A Road Map to Finding Calm Amid Coronavirus Anxiety
In these uncertain times, a leading cognitive therapy expert offers tips to manage anxiety during an outbreak.
As updates about the rapid spread of the new coronavirus dominate the news and social media feeds and efforts to contain it disrupt our daily routines, it’s natural to feel unsettled and have anxiety about coronavirus. So how do you stay calm during an outbreak?
The most important thing a person can do, according to Dr. Robert Leahy, an attending psychologist at NewYork-Presbyterian/Weill Cornell Medical Center, the author of The Worry Cure, and a national expert in cognitive therapy, is strike a balance between recognizing the potential threat while avoiding unnecessary panic.
“You can’t deny there is a pandemic, so it’s important to take reasonable action, like following the guidelines released by the Centers for Disease Control and Prevention (CDC), which include practicing proper hand hygiene, social distancing, and avoiding unnecessary travel and crowded places, if possible,” says Dr. Leahy, who is also a clinical professor of psychology in psychiatry at Weill Cornell Medicine. “But it’s [also] important to keep the situation in perspective, focus on the things you can control, and limit the intensity and frequency of your worry.”
Here, Dr. Leahy offers a road map to finding calm during the outbreak of the new coronavirus, which causes the disease being called COVID-19, and tips for managing coronavirus anxiety.
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Validate your feelings
Telling someone not to worry never works, and the same goes for yourself. Instead, acknowledge the situation and how you feel about it. Remember, you have the right to be anxious — but you also have the ability to cope with it in a more constructive way.
Start by distinguishing between probability and possibility
An extreme example of a possibility is thinking that you might die from COVID-19. Like any number of situations, it’s a possibility, but you can’t live your life focused on all the possibilities; you make choices based on probability. For the general American public, the probability of dying from the novel coronavirus remains low, so shift your mindset, and focus on the most probable outcome.
Take media breaks
Googling “Cases of coronavirus” every few hours will quickly become mentally taxing and ramp up coronavirus anxiety. Instead, try compartmentalizing. Limit your intake of the news to about 15 minutes a day so you can stay informed about developments, such as school closings or changes in travel advisories. (Also important: Make sure your news comes from credible sources.) But then focus on more productive tasks, like taking care of your family, finishing your work, or finding time to relax.
Putting limits on your news consumption and shifting your attention back to day-to-day duties will help quiet your worry and coronavirus anxiety. When you get a worrisome thought, and that worry is off and running, you might get a case of what I call “Google-itis” — obsessively searching the internet about your concern. You have a choice in where you put your attention, so keep tabs on how much news you consume and carry on with the routine parts of life that are within your control.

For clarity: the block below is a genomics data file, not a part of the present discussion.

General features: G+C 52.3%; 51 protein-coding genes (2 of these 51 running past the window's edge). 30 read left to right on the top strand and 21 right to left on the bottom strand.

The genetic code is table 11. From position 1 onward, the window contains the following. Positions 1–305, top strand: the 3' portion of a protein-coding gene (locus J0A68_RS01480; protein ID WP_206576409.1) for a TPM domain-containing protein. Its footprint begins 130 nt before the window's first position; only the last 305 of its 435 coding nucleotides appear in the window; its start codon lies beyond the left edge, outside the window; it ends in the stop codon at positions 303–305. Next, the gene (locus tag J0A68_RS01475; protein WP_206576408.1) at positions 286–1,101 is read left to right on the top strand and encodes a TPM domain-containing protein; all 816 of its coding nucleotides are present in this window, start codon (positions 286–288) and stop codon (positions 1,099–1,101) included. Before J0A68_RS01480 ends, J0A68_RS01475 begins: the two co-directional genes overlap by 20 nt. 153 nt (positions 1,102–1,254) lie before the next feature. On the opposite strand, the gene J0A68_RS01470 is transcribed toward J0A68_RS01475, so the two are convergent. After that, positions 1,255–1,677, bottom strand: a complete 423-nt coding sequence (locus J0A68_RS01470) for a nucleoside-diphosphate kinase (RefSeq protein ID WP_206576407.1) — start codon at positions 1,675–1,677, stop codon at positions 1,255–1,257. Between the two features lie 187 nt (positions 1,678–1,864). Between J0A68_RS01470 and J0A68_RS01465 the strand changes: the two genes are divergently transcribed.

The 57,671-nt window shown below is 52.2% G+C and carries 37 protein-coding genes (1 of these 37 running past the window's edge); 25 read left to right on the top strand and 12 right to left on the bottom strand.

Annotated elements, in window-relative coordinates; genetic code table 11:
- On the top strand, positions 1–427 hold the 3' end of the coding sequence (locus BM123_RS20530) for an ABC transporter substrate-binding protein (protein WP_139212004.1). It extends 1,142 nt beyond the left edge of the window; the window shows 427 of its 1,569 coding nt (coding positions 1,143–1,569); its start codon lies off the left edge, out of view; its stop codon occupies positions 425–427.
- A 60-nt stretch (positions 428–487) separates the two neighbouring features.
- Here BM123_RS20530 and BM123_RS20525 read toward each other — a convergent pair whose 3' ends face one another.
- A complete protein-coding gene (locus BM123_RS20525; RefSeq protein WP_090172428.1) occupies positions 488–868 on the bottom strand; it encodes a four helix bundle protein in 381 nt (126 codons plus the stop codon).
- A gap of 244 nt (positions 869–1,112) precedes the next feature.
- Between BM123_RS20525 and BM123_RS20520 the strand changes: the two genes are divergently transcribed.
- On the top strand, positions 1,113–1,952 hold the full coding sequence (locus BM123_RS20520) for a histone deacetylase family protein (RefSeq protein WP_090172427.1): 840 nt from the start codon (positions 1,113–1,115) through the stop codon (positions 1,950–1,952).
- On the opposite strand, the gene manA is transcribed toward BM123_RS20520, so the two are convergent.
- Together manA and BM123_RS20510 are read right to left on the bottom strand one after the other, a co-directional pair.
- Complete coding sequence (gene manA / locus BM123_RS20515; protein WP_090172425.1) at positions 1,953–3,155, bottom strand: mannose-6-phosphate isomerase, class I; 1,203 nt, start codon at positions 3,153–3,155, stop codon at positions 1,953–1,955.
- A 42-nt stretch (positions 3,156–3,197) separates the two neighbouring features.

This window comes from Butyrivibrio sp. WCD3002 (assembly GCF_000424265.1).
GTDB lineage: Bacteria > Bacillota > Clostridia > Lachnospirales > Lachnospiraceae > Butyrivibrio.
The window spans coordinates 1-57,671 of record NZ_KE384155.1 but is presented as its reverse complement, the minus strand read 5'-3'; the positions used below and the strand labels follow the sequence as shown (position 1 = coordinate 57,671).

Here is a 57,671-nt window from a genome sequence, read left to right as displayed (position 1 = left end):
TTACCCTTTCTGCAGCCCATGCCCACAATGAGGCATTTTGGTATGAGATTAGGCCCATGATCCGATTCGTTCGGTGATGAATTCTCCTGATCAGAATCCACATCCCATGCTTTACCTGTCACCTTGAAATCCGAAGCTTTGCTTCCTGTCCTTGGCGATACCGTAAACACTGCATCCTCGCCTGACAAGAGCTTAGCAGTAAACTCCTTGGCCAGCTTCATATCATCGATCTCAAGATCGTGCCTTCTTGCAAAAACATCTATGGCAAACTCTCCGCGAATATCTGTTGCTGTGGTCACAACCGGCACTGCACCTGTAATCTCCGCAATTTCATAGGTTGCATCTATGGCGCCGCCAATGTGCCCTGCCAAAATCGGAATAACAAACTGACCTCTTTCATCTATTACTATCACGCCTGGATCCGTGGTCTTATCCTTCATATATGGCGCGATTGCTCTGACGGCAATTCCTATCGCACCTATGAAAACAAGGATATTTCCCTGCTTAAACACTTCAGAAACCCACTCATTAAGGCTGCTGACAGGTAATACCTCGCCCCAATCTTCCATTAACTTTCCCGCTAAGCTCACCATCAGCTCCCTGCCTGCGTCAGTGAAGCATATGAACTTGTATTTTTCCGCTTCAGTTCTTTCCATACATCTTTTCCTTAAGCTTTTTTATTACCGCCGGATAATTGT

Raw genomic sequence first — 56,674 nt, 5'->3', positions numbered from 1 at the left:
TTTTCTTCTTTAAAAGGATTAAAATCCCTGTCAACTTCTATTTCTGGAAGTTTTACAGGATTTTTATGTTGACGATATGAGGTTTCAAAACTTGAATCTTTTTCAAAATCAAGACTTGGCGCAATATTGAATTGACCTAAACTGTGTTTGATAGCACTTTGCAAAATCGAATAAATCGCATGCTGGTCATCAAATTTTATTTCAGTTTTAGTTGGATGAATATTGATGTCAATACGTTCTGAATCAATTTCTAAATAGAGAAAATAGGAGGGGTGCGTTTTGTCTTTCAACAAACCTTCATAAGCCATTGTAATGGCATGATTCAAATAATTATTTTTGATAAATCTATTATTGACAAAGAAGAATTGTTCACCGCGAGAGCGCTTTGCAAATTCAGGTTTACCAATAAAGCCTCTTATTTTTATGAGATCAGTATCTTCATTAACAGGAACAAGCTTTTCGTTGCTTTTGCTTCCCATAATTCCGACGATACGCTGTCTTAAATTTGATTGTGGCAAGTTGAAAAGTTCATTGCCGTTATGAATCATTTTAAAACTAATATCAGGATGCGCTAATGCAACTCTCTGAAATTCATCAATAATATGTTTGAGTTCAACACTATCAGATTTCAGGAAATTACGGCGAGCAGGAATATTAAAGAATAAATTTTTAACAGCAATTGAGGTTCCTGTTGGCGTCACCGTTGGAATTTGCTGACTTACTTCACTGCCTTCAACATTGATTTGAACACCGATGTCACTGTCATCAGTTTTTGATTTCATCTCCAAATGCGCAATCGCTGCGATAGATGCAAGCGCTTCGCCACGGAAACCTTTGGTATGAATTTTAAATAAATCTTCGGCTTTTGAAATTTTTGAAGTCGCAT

Schedule “worry time”
Most of my patients have success with this: Set aside 15 to 20 minutes in the afternoon and make an appointment with your worry. If you have persistent worries about COVID-19 during the day, write them down and tell yourself, “I’ll get to this around 3 p.m.” When it’s time to worry, ask yourself if your negative thought is productive or unproductive.
There is a difference between productive and unproductive worry. Productive worry leads to taking action on something you can do today. For example, what can you do to reduce your risk? Wash your hands, use a tissue — do all the things that the CDC recommends. That is productive action. Unproductive worry is asking yourself, “What if …?” For example, “What if I’m walking down the street and someone coughs on me? What if I was in a meeting and accidentally touched someone infected?” These things are beyond our control, and the worry is unproductive.
I’m not telling people not to worry, but if you’re going to worry, set aside a time so it doesn’t consume you, and then turn it into productive action.
Put it in perspective
The goal is not to get rid of worry but to put it in perspective. It’s wise for hospitals and governments to be monitoring this situation, quarantining, and setting restrictions to reduce the spread. It may feel concerning, but remember that government and healthcare officials are taking measures that disrupt people’s daily routines in an effort to be prepared and address the situation. Just because they are taking all these precautions doesn’t mean it will result in the worst-case scenario.
Find the balance between following proper health guidelines and reducing the intensity and frequency of your worry. Don’t be overly positive or foolish and disregard the prudent guidelines, but ask yourself if your thoughts are productive or unproductive. You can’t control certain things, but you can control where you put your attention, and you can take care of yourself by exercising, eating right, and spending time with your family.
Robert Leahy, Ph.D., is an attending psychologist at NewYork-Presbyterian/Weill Cornell Medical Center and a clinical professor of psychology in psychiatry at Weill Cornell Medicine. He is the director of the American Institute for Cognitive Therapy.